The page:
Use of bovine somatotropin (BST) in high producing dairy cows
Keywords:BST, Dairy cattle, Milk production, Cow
AbstractThirty-six crossbred Holstein first lactation pregnant heifers were used in a randomized block design to evaluate periods of time between applications of bovine somatotropin (BST) in a 500 mg dose, in the following treatments: A) control; B) BST each 28 days; C) BST each 21 days and D) BST each 14 days. Three blocks of females were used according to their production: 28.6 kg, 25.1 kg and 19.1 kg of milk/cow/day. The experimental period was 112 days, with daily control of milk production, milk sampling collections for fat analysis and somatic cells counting each 14 days, hearth girth measurements and body score condition evaluations made each 28 days. Fat corrected milk (FCM) was significantly higher (p<0.01) for animals treated each 14 days (24.3 kg/day), 21 days (23.1 kg/day) and 28 days (21.1 kg/day) than control (19.4 kg/day). Concerning milk production, BST each 14 days (26.5 kg/day), each 21 days (25.5 kg/day) and each 28 days (24.5 kg/day) were statistically higher (p<0.01) than control cows (21.6 kg/day). Fat milk production was higher (p<0.05) for BST each 14 days (0.916 kg/day), each 21 days (0.862kg/day) and each 28 days (0.753 kg/day) than for control treatment (0.717 kg/day). Linear regression considering periods among product applications was statistically significant for milk fat production (p<0.05) and milk fat content (p<0.05) both decreasing with the increases in application’s time. BST each 14 days increased FCM 25.5% (4.95 kg/cow/day) and fat production 28.1% (0.20 kg/cow/day) relatively to control. Inter-actions between treatments and blocks did not happened in this trial.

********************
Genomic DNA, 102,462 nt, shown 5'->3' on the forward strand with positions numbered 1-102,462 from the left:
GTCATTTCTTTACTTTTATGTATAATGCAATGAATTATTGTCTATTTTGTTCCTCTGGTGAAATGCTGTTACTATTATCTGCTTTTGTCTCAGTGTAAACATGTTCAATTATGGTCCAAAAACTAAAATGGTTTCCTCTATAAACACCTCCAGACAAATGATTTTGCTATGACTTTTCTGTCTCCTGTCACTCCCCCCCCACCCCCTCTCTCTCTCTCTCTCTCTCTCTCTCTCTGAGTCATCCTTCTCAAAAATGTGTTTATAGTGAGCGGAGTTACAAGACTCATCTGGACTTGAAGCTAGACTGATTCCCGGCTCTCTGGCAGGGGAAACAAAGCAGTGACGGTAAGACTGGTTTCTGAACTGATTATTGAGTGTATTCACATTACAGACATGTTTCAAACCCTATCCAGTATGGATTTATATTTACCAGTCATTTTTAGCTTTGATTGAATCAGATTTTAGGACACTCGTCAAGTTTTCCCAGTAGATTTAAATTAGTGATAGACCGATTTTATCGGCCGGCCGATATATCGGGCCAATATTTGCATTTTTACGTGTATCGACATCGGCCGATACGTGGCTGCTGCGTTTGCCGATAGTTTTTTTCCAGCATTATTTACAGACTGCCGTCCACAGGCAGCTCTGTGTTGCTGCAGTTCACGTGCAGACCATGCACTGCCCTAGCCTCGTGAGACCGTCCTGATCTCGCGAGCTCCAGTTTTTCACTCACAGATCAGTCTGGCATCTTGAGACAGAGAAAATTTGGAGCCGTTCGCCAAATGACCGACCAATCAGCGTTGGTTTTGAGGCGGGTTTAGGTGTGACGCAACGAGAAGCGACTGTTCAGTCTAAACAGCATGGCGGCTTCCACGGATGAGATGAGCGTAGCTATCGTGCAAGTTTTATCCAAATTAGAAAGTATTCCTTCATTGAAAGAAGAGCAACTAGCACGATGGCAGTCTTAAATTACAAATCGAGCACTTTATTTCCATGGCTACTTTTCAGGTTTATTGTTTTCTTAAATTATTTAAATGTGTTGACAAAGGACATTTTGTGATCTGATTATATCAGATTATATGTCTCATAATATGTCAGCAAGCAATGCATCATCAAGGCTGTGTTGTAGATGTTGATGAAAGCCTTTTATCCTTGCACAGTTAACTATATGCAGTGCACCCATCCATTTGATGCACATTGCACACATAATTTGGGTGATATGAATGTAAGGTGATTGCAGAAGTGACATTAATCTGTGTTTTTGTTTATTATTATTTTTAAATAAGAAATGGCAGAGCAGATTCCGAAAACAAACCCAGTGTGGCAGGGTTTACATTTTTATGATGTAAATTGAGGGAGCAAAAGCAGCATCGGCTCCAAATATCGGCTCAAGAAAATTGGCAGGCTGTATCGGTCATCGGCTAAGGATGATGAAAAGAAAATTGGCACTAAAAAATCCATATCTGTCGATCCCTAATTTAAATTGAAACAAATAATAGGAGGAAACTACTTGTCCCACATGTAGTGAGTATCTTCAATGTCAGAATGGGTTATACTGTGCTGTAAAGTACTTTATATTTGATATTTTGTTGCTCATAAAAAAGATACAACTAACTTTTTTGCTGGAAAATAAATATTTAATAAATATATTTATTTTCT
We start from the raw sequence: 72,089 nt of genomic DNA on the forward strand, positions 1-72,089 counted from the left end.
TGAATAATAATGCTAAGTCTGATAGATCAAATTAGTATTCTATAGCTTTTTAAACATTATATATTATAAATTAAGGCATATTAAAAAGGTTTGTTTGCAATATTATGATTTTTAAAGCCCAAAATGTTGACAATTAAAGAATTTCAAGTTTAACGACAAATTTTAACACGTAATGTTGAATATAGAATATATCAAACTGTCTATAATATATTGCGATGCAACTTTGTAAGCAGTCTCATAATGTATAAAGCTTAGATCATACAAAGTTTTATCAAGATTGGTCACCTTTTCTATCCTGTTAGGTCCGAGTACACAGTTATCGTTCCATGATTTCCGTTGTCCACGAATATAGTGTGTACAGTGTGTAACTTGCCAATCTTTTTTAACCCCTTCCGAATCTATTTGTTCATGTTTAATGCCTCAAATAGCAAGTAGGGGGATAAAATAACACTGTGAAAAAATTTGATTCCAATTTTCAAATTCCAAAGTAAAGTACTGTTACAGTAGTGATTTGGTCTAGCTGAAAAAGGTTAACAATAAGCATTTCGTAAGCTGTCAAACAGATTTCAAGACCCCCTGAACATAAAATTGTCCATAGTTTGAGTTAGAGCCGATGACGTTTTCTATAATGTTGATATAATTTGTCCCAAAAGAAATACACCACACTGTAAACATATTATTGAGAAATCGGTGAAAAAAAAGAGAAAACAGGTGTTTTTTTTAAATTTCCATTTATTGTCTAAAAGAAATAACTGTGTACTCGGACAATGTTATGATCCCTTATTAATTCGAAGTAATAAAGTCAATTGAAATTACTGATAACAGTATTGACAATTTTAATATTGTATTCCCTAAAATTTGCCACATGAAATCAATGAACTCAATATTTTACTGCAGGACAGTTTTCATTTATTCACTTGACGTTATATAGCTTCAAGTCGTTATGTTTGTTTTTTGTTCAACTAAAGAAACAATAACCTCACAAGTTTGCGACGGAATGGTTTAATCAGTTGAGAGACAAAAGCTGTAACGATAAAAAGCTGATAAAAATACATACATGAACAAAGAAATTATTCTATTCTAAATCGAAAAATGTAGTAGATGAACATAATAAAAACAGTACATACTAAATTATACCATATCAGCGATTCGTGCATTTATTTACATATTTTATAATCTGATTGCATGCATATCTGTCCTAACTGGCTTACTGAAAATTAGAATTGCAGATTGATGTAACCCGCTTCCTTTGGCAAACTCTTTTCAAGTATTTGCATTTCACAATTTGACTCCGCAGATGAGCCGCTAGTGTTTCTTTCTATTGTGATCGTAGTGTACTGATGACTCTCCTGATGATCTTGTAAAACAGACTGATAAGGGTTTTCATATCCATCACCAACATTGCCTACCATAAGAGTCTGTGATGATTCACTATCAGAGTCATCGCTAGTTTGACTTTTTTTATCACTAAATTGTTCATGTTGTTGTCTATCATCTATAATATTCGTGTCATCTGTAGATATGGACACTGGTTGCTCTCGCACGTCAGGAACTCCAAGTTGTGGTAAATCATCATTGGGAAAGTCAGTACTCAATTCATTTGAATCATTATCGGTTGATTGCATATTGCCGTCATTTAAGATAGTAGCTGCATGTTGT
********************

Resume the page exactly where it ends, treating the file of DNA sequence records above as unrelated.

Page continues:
Download data is not yet available.
How to Cite
Lucci, C. de S., Rodrigues, P. H. M., Santos Jr., E. J., & Castro, A. L. de. (1998). Use of bovine somatotropin (BST) in high producing dairy cows. Brazilian Journal of Veterinary Research and Animal Science, 35(1), 46-50. https://doi.org/10.1590/S1413-95961998000100009
The journal content is authorized under the Creative Commons BY-NC-SA license (summary of the license: https://